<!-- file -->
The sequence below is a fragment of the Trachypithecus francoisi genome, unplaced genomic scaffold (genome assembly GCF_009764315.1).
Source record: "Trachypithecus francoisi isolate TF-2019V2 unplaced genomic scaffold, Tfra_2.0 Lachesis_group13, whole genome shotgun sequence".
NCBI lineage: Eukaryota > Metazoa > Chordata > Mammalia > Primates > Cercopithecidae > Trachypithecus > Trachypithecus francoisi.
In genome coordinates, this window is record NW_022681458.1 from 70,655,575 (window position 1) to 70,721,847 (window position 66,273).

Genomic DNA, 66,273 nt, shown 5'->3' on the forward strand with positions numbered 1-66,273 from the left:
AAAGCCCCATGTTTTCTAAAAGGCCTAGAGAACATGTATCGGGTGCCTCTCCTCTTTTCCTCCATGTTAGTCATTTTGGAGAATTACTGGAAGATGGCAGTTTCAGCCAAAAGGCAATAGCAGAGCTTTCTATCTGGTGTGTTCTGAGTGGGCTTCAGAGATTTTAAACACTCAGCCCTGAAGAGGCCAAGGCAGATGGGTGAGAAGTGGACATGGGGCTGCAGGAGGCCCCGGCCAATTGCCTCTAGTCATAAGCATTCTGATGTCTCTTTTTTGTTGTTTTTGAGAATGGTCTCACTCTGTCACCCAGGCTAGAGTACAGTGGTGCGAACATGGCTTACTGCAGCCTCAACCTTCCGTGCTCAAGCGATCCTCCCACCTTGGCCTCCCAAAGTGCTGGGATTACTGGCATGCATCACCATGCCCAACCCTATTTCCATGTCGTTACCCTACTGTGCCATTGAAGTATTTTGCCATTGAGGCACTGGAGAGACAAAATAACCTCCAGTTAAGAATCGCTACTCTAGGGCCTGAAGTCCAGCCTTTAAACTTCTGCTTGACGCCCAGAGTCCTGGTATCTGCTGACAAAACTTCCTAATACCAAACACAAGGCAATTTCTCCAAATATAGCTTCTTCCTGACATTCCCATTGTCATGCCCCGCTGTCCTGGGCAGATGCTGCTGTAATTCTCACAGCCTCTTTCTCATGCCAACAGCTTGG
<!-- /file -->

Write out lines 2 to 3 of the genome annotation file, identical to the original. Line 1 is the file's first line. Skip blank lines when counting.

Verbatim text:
Source record: "Trachypithecus francoisi isolate TF-2019V2 unplaced genomic scaffold, Tfra_2.0 Lachesis_group13, whole genome shotgun sequence".
NCBI lineage: Eukaryota > Metazoa > Chordata > Mammalia > Primates > Cercopithecidae > Trachypithecus > Trachypithecus francoisi.